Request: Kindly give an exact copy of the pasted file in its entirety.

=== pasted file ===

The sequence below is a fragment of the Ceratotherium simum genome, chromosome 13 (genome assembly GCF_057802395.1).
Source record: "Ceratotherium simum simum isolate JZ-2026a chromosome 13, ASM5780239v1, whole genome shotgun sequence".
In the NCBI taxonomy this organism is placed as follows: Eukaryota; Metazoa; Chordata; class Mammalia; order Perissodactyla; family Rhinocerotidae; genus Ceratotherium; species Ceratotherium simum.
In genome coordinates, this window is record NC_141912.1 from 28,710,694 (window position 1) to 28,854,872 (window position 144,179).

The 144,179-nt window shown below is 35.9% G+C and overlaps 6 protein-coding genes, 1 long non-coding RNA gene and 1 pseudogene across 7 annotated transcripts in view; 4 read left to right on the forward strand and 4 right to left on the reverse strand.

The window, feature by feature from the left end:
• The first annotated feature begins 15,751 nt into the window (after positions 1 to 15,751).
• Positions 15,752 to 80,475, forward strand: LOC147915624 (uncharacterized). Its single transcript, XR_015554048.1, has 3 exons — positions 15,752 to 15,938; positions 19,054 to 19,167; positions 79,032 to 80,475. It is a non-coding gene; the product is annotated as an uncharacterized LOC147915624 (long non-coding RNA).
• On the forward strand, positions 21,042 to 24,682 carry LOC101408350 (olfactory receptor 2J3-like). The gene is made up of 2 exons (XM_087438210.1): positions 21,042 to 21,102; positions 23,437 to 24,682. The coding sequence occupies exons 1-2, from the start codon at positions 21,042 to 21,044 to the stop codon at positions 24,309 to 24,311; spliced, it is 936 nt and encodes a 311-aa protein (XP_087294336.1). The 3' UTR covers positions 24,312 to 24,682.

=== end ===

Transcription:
The sequence below is a fragment of the Ceratotherium simum genome, chromosome 13 (genome assembly GCF_057802395.1).
Source record: "Ceratotherium simum simum isolate JZ-2026a chromosome 13, ASM5780239v1, whole genome shotgun sequence".
In the NCBI taxonomy this organism is placed as follows: Eukaryota; Metazoa; Chordata; class Mammalia; order Perissodactyla; family Rhinocerotidae; genus Ceratotherium; species Ceratotherium simum.
In genome coordinates, this window is record NC_141912.1 from 28,710,694 (window position 1) to 28,854,872 (window position 144,179).

The 144,179-nt window shown below is 35.9% G+C and overlaps 6 protein-coding genes, 1 long non-coding RNA gene and 1 pseudogene across 7 annotated transcripts in view; 4 read left to right on the forward strand and 4 right to left on the reverse strand.

The window, feature by feature from the left end:
• The first annotated feature begins 15,751 nt into the window (after positions 1 to 15,751).
• Positions 15,752 to 80,475, forward strand: LOC147915624 (uncharacterized). Its single transcript, XR_015554048.1, has 3 exons — positions 15,752 to 15,938; positions 19,054 to 19,167; positions 79,032 to 80,475. It is a non-coding gene; the product is annotated as an uncharacterized LOC147915624 (long non-coding RNA).
• On the forward strand, positions 21,042 to 24,682 carry LOC101408350 (olfactory receptor 2J3-like). The gene is made up of 2 exons (XM_087438210.1): positions 21,042 to 21,102; positions 23,437 to 24,682. The coding sequence occupies exons 1-2, from the start codon at positions 21,042 to 21,044 to the stop codon at positions 24,309 to 24,311; spliced, it is 936 nt and encodes a 311-aa protein (XP_087294336.1). The 3' UTR covers positions 24,312 to 24,682.